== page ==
It’s called “The Ottawa Subarachnoid Hemorrhage Rule” and it was years in development.
To most people it sounds incomprehensible, but it will save some people with a brain aneurysm from a debilitating injury, or even death.
Dr Jeffrey Perry (MD MSc) is a senior scientist at the Ottawa Hospital Research Institute, a professor at the University of Ottawa’s department of emergency medicine, and an emergency physician at the Ottawa Hospital.Listen
When someone arrives in the emergency room complaining of a severe headache, it’s difficult for doctors to immediately determine the severity of the situation. It might be a migraine or similar, or it might also be a bleeding brain aneurysm, known medically as as a “subarachnoid hemorrhage”.
While these represent only one to three per cent of sudden headache cases, no doctor wants to misdiagnose a case which might lead to severe disability or even death.
The new protocol developed in Ottawa, will greatly reduce the chance of a misdiagnosis.
The research was published in the Canadian Medical Association Journal under the title, “Validation of the Ottawa Subarachnoid Hemorrhage Rule in patients with acute headache”. (full text HERE)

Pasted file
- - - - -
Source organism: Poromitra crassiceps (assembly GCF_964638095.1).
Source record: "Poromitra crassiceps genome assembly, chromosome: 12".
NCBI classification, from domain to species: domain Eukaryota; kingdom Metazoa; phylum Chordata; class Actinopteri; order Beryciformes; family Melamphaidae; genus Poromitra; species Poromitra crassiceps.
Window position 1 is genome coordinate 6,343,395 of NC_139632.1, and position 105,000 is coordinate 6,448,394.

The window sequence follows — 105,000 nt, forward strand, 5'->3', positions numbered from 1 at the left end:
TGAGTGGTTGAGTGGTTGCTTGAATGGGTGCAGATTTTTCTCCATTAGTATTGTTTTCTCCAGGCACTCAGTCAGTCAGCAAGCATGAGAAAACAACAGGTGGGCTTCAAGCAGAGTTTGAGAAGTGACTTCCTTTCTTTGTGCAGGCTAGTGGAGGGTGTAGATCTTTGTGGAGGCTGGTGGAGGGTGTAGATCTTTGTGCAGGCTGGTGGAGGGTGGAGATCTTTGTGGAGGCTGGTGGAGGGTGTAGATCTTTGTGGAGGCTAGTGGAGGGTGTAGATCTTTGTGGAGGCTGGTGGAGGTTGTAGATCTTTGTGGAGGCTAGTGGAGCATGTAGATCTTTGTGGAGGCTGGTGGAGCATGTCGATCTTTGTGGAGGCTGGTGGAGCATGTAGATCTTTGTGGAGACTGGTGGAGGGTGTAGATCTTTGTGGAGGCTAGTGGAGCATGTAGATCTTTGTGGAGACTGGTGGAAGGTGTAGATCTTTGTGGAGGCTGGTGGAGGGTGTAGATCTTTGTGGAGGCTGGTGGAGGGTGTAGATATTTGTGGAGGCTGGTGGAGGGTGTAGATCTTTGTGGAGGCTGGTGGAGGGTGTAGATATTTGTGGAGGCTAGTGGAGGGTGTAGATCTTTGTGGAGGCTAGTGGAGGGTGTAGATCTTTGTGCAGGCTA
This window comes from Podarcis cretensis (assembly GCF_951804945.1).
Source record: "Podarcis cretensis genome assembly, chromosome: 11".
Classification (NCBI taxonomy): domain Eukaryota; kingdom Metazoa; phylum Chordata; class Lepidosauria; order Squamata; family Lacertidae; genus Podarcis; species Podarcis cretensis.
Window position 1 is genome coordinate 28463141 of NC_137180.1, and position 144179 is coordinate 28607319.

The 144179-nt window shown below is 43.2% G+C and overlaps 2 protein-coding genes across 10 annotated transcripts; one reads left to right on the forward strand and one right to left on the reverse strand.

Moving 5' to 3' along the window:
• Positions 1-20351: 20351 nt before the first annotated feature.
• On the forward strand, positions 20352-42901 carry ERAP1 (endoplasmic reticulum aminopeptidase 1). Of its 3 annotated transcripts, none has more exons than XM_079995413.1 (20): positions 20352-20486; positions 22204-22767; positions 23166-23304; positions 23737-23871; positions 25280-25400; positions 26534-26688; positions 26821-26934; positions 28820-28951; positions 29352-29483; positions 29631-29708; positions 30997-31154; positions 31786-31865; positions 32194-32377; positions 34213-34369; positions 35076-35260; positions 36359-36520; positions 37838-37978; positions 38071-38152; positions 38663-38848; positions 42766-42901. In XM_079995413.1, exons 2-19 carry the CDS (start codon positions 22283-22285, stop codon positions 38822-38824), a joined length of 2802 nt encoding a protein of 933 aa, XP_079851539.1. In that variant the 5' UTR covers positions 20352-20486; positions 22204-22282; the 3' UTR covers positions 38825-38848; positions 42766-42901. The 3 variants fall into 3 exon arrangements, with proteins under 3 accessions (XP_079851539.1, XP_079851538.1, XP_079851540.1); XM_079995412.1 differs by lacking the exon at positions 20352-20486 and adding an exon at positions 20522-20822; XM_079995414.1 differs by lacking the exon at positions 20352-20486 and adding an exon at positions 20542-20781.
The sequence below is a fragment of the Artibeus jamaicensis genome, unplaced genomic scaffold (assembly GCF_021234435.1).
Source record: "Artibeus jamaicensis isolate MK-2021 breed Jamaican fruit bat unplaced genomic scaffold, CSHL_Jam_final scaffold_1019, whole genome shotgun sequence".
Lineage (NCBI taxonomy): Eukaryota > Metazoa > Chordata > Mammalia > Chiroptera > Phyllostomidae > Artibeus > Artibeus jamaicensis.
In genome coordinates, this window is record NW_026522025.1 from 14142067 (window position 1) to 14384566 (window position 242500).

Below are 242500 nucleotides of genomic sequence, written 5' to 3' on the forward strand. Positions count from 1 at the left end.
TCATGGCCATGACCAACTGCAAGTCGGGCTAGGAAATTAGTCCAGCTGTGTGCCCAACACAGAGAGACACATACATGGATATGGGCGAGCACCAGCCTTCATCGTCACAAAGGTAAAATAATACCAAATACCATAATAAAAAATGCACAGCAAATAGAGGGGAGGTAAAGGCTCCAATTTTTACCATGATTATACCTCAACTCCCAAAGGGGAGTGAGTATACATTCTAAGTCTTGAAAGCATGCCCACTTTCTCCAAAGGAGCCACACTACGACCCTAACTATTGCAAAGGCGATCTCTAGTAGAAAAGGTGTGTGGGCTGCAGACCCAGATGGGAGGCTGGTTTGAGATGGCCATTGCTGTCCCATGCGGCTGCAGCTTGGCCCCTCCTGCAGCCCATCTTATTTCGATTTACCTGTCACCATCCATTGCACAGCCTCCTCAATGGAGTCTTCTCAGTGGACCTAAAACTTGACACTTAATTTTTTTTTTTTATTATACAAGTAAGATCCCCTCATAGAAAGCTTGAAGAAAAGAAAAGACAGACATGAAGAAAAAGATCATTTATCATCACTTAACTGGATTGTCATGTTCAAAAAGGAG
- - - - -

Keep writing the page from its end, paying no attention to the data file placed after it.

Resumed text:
Dr Perry says almost half of all patients with this condition die and about 2/5 of survivors have permanent neurological deficits. Patients diagnosed when they are alert and with only a headache have much better outcomes, but can be challenging to diagnose as they often look relatively well.”
The new protocol involves six observations to easily identify a patient with a high likelihood of a bleeding or ruptured cerebral aneurysm from those with less serious conditions.
The current study involved 1153 alert adult patients with acute sudden onset headache admitted to 6 university-affiliated hospitals in Canada over 4 years from January 2010 to 2014. It is a validation of earlier published research that initially proposed the Ottawa Subarachnoid Hemorrhage Rule (SAH rule).
Using this protocol doctors have determined with a very high degree of accuracy which emergency room patients are likely to have an aneurysm requiring further immediate testing and action.
Because doctors want to err on the side of caution, many patients previously have been sent for further time consuming and costly testing which in most cases proved unnecessary and which can now be avoided. The Ottawa SAH rule is already in use at the six participating hospitals in the study.
Dr Perry says, “”We estimate that this rule could save 25 lives in (the province of) Ontario each year.”
Researchers at the Ottawa Hospital, also previously created The Ottawa Rules, which are decision tools used in emergency departments around the world to identify ankle, knee and spine fractures.